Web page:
Things are shifting due to technology and customers generally demanding more from their products. The industry disruption that is now happening around the word solidifies the notion that consumers are ready for change. It proves that there is substantial demand for our product and service.

At Waldo, we want to create a brand that people feel emotionally engaged with, because we feel that vision is something that can be personal and exciting. Somebody once said to me that buying contact lenses made them feel like “something was wrong with them”, and they almost felt like they had a disability. There is so much to talk about when it comes to vision and people’s perspectives, so we fundamentally believe that, in three years’ time, it should become a more exciting category.

What is the single most important piece of advice you would offer to a less experienced entrepreneur?

Know full-well that there will be major ups and downs, more than in any other job so take it in your stride and don’t be afraid to ask for help. Don’t underestimate how willing people are to lend a hand.


Personal growth

Biggest luxury:

Massages. I’m often tied to my desk all day, so they really help me to de-stress.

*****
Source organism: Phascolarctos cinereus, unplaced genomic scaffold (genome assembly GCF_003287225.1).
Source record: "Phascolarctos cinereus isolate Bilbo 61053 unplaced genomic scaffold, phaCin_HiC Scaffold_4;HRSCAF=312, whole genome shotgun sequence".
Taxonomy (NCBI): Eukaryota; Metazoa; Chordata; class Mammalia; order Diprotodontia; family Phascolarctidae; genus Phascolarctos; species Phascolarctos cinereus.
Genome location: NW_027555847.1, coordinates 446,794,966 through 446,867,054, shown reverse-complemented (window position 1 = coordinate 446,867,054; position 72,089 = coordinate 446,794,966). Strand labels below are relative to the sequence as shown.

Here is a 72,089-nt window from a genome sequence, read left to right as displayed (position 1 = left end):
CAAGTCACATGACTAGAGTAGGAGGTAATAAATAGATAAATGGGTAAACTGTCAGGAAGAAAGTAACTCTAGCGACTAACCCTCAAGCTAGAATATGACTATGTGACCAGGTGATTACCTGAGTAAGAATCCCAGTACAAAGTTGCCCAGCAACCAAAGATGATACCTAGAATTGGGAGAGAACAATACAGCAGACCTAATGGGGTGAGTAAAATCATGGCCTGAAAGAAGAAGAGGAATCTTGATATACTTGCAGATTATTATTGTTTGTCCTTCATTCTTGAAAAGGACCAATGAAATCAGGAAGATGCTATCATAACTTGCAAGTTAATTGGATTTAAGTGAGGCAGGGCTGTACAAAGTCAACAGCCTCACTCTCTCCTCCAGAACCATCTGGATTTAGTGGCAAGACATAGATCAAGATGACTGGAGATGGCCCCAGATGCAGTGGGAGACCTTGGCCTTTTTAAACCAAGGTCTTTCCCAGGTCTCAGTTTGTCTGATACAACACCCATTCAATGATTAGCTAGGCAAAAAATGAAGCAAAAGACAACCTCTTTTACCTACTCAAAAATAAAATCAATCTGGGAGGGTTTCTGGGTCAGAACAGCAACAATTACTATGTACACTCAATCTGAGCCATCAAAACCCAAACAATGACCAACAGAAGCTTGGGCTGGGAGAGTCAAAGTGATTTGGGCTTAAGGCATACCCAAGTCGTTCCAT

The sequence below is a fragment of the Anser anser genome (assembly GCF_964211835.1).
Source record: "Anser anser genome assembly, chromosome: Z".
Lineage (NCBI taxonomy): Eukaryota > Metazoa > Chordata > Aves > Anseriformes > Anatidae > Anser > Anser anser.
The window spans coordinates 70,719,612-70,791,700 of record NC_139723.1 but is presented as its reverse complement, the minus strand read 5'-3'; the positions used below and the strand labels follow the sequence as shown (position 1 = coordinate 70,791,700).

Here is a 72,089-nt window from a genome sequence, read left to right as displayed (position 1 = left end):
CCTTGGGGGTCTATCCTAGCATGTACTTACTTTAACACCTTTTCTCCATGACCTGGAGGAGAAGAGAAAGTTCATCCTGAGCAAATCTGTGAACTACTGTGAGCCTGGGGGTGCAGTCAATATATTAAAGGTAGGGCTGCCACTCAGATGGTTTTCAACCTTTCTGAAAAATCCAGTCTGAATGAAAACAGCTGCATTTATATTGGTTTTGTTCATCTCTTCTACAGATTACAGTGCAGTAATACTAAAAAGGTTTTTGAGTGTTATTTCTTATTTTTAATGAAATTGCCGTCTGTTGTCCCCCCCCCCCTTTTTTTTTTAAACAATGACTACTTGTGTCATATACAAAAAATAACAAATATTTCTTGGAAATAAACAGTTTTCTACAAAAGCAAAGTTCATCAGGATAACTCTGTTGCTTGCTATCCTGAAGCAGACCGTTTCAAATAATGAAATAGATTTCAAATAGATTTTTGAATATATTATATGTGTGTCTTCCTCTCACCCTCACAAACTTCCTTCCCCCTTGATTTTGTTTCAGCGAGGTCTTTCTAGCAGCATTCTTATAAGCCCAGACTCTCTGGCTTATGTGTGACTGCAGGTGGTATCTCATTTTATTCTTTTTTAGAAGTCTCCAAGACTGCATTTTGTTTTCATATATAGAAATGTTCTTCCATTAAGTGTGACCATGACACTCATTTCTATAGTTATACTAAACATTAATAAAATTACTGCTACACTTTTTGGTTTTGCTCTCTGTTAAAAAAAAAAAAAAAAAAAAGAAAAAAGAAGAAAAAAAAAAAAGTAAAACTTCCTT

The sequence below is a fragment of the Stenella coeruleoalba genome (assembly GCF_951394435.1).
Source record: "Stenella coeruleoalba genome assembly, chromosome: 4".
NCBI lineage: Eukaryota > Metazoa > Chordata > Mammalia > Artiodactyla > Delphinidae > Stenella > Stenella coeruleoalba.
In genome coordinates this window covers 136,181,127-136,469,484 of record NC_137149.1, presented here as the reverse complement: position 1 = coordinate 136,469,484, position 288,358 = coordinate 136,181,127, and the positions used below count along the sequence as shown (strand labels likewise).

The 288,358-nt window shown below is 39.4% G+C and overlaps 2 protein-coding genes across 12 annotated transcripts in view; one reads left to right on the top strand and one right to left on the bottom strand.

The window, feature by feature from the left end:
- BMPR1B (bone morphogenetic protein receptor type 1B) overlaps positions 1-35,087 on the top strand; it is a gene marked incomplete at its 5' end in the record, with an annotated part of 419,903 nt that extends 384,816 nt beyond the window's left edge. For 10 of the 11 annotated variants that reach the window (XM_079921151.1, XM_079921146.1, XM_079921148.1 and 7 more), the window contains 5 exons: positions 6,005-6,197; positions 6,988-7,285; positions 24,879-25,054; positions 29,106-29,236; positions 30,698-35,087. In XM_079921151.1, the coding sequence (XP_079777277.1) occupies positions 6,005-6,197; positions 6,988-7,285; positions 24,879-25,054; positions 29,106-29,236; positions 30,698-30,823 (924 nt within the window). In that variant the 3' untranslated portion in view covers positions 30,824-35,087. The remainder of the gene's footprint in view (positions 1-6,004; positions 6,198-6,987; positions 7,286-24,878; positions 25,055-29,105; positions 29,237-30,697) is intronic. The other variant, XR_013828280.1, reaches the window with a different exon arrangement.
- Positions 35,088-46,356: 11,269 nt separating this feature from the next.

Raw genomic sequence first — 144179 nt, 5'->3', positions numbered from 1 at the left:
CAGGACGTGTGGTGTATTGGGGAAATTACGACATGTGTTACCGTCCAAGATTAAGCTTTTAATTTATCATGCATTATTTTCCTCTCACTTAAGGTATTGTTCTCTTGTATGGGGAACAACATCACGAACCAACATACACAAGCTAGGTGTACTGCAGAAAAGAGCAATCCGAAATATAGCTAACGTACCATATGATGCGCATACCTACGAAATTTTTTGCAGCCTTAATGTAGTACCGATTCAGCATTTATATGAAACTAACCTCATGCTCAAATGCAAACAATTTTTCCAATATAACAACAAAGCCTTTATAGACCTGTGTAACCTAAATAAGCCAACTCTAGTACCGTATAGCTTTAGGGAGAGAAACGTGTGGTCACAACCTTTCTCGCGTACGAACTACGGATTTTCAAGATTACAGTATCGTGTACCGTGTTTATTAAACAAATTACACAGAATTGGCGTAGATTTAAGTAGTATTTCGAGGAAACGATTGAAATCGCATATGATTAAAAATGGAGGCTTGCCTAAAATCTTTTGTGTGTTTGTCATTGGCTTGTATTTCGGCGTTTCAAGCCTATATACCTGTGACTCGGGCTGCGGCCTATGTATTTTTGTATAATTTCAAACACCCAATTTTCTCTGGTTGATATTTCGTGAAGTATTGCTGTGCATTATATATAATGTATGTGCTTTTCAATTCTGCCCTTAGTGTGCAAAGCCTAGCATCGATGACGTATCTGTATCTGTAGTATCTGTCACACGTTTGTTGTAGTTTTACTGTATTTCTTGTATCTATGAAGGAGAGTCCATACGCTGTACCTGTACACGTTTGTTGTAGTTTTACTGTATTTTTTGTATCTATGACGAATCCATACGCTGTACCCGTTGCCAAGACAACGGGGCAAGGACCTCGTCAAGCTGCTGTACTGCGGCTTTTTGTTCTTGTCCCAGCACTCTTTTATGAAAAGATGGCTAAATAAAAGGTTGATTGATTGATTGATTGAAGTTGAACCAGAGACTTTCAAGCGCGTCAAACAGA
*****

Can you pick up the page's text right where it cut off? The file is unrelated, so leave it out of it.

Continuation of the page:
Executive education or learn it on the job?

It’s not necessarily either/or but I prefer learning on the job as long as you do your job with purpose and conviction so that the learning is valuable. Too many people go to work without asking why they are working in that job. Executive education is a great pause and reflection time for exactly that.

What would make you a better leader?

I am more of an introvert than an extrovert so sometimes I speak my mind less than I should.

What one thing do you wish you’d known when you started?

I don’t have any wishes. I’ve learnt so much already through customer feedback and growth, it’s been a case of starting and moving forward, so I don’t think much about what I wish I had known beforehand. It’s not a great use of time.

One business app and one personal app you can’t do without:

Asana and WhatsApp.

Business book:

The Hard Thing about Hard Things by Ben Horowitz. It’s an absolute must read for any entrepreneur or budding entrepreneur.